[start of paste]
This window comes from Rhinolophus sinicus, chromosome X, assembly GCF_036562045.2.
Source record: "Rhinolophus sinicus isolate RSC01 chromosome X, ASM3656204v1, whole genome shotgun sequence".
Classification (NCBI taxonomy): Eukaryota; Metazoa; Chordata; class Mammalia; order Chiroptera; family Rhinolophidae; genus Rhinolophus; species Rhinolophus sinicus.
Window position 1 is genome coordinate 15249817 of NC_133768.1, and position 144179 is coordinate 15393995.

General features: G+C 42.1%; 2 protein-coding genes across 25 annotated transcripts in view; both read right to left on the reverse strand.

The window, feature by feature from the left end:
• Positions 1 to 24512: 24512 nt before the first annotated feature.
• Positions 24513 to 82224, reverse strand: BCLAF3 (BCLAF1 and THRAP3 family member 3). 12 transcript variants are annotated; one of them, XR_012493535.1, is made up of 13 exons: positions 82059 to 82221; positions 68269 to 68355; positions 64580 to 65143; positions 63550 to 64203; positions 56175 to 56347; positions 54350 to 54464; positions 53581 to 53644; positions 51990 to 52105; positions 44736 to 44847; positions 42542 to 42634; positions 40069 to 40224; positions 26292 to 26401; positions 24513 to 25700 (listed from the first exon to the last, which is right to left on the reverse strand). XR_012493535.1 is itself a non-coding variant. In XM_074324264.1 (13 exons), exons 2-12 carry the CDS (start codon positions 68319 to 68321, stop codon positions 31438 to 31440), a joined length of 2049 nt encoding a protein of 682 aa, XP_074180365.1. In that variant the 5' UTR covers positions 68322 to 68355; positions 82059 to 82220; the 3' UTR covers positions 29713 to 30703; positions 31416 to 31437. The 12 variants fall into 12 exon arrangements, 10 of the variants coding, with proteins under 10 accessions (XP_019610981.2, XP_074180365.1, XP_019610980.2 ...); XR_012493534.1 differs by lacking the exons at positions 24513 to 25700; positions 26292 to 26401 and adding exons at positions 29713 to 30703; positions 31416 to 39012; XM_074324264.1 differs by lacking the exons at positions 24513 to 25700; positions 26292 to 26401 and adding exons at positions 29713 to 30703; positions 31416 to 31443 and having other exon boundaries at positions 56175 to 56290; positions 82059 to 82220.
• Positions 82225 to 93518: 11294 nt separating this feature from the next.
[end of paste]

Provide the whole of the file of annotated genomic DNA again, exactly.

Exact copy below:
This window comes from Rhinolophus sinicus, chromosome X, assembly GCF_036562045.2.
Source record: "Rhinolophus sinicus isolate RSC01 chromosome X, ASM3656204v1, whole genome shotgun sequence".
Classification (NCBI taxonomy): Eukaryota; Metazoa; Chordata; class Mammalia; order Chiroptera; family Rhinolophidae; genus Rhinolophus; species Rhinolophus sinicus.
Window position 1 is genome coordinate 15249817 of NC_133768.1, and position 144179 is coordinate 15393995.

General features: G+C 42.1%; 2 protein-coding genes across 25 annotated transcripts in view; both read right to left on the reverse strand.

The window, feature by feature from the left end:
• Positions 1 to 24512: 24512 nt before the first annotated feature.
• Positions 24513 to 82224, reverse strand: BCLAF3 (BCLAF1 and THRAP3 family member 3). 12 transcript variants are annotated; one of them, XR_012493535.1, is made up of 13 exons: positions 82059 to 82221; positions 68269 to 68355; positions 64580 to 65143; positions 63550 to 64203; positions 56175 to 56347; positions 54350 to 54464; positions 53581 to 53644; positions 51990 to 52105; positions 44736 to 44847; positions 42542 to 42634; positions 40069 to 40224; positions 26292 to 26401; positions 24513 to 25700 (listed from the first exon to the last, which is right to left on the reverse strand). XR_012493535.1 is itself a non-coding variant. In XM_074324264.1 (13 exons), exons 2-12 carry the CDS (start codon positions 68319 to 68321, stop codon positions 31438 to 31440), a joined length of 2049 nt encoding a protein of 682 aa, XP_074180365.1. In that variant the 5' UTR covers positions 68322 to 68355; positions 82059 to 82220; the 3' UTR covers positions 29713 to 30703; positions 31416 to 31437. The 12 variants fall into 12 exon arrangements, 10 of the variants coding, with proteins under 10 accessions (XP_019610981.2, XP_074180365.1, XP_019610980.2 ...); XR_012493534.1 differs by lacking the exons at positions 24513 to 25700; positions 26292 to 26401 and adding exons at positions 29713 to 30703; positions 31416 to 39012; XM_074324264.1 differs by lacking the exons at positions 24513 to 25700; positions 26292 to 26401 and adding exons at positions 29713 to 30703; positions 31416 to 31443 and having other exon boundaries at positions 56175 to 56290; positions 82059 to 82220.
• Positions 82225 to 93518: 11294 nt separating this feature from the next.